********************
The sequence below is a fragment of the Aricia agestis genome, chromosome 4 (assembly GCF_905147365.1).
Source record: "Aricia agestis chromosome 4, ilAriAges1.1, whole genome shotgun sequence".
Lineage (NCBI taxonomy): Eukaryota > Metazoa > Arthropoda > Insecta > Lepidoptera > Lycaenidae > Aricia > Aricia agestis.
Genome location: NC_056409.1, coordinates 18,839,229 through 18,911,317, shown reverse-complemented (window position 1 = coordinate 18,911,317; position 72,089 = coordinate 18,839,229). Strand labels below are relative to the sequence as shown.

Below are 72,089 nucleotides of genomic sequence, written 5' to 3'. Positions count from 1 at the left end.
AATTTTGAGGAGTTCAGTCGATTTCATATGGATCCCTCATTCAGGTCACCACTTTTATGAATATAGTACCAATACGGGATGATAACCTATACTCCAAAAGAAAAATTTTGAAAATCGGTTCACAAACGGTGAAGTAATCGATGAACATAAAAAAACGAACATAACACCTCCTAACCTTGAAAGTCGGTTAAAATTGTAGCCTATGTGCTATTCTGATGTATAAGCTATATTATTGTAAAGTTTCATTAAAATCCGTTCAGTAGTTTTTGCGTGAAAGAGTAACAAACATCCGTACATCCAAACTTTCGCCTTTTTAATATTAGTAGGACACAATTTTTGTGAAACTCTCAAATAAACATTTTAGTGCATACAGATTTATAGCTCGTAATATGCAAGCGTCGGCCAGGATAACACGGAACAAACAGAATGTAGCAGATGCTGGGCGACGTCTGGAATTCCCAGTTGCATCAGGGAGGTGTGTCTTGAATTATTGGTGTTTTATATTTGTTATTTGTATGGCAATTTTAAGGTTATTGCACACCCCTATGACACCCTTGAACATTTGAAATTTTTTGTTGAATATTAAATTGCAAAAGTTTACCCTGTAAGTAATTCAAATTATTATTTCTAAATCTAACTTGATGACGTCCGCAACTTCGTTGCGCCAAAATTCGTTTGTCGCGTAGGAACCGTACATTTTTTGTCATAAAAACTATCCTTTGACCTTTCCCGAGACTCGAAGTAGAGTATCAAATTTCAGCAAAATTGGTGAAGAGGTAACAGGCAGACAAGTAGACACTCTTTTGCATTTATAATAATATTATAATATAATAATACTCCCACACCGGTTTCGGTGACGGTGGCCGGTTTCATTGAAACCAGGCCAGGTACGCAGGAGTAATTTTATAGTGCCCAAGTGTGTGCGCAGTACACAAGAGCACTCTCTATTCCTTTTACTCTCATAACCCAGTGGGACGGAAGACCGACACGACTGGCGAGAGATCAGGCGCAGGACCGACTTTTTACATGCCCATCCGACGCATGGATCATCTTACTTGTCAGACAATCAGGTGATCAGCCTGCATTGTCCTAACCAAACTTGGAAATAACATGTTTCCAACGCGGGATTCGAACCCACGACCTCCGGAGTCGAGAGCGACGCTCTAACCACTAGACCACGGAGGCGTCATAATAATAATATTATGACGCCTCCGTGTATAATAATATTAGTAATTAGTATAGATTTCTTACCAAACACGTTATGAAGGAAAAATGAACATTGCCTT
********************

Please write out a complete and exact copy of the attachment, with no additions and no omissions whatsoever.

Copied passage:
The sequence below is a fragment of the Aricia agestis genome, chromosome 4 (assembly GCF_905147365.1).
Source record: "Aricia agestis chromosome 4, ilAriAges1.1, whole genome shotgun sequence".
Lineage (NCBI taxonomy): Eukaryota > Metazoa > Arthropoda > Insecta > Lepidoptera > Lycaenidae > Aricia > Aricia agestis.
Genome location: NC_056409.1, coordinates 18,839,229 through 18,911,317, shown reverse-complemented (window position 1 = coordinate 18,911,317; position 72,089 = coordinate 18,839,229). Strand labels below are relative to the sequence as shown.

Below are 72,089 nucleotides of genomic sequence, written 5' to 3'. Positions count from 1 at the left end.
AATTTTGAGGAGTTCAGTCGATTTCATATGGATCCCTCATTCAGGTCACCACTTTTATGAATATAGTACCAATACGGGATGATAACCTATACTCCAAAAGAAAAATTTTGAAAATCGGTTCACAAACGGTGAAGTAATCGATGAACATAAAAAAACGAACATAACACCTCCTAACCTTGAAAGTCGGTTAAAATTGTAGCCTATGTGCTATTCTGATGTATAAGCTATATTATTGTAAAGTTTCATTAAAATCCGTTCAGTAGTTTTTGCGTGAAAGAGTAACAAACATCCGTACATCCAAACTTTCGCCTTTTTAATATTAGTAGGACACAATTTTTGTGAAACTCTCAAATAAACATTTTAGTGCATACAGATTTATAGCTCGTAATATGCAAGCGTCGGCCAGGATAACACGGAACAAACAGAATGTAGCAGATGCTGGGCGACGTCTGGAATTCCCAGTTGCATCAGGGAGGTGTGTCTTGAATTATTGGTGTTTTATATTTGTTATTTGTATGGCAATTTTAAGGTTATTGCACACCCCTATGACACCCTTGAACATTTGAAATTTTTTGTTGAATATTAAATTGCAAAAGTTTACCCTGTAAGTAATTCAAATTATTATTTCTAAATCTAACTTGATGACGTCCGCAACTTCGTTGCGCCAAAATTCGTTTGTCGCGTAGGAACCGTACATTTTTTGTCATAAAAACTATCCTTTGACCTTTCCCGAGACTCGAAGTAGAGTATCAAATTTCAGCAAAATTGGTGAAGAGGTAACAGGCAGACAAGTAGACACTCTTTTGCATTTATAATAATATTATAATATAATAATACTCCCACACCGGTTTCGGTGACGGTGGCCGGTTTCATTGAAACCAGGCCAGGTACGCAGGAGTAATTTTATAGTGCCCAAGTGTGTGCGCAGTACACAAGAGCACTCTCTATTCCTTTTACTCTCATAACCCAGTGGGACGGAAGACCGACACGACTGGCGAGAGATCAGGCGCAGGACCGACTTTTTACATGCCCATCCGACGCATGGATCATCTTACTTGTCAGACAATCAGGTGATCAGCCTGCATTGTCCTAACCAAACTTGGAAATAACATGTTTCCAACGCGGGATTCGAACCCACGACCTCCGGAGTCGAGAGCGACGCTCTAACCACTAGACCACGGAGGCGTCATAATAATAATATTATGACGCCTCCGTGTATAATAATATTAGTAATTAGTATAGATTTCTTACCAAACACGTTATGAAGGAAAAATGAACATTGCCTT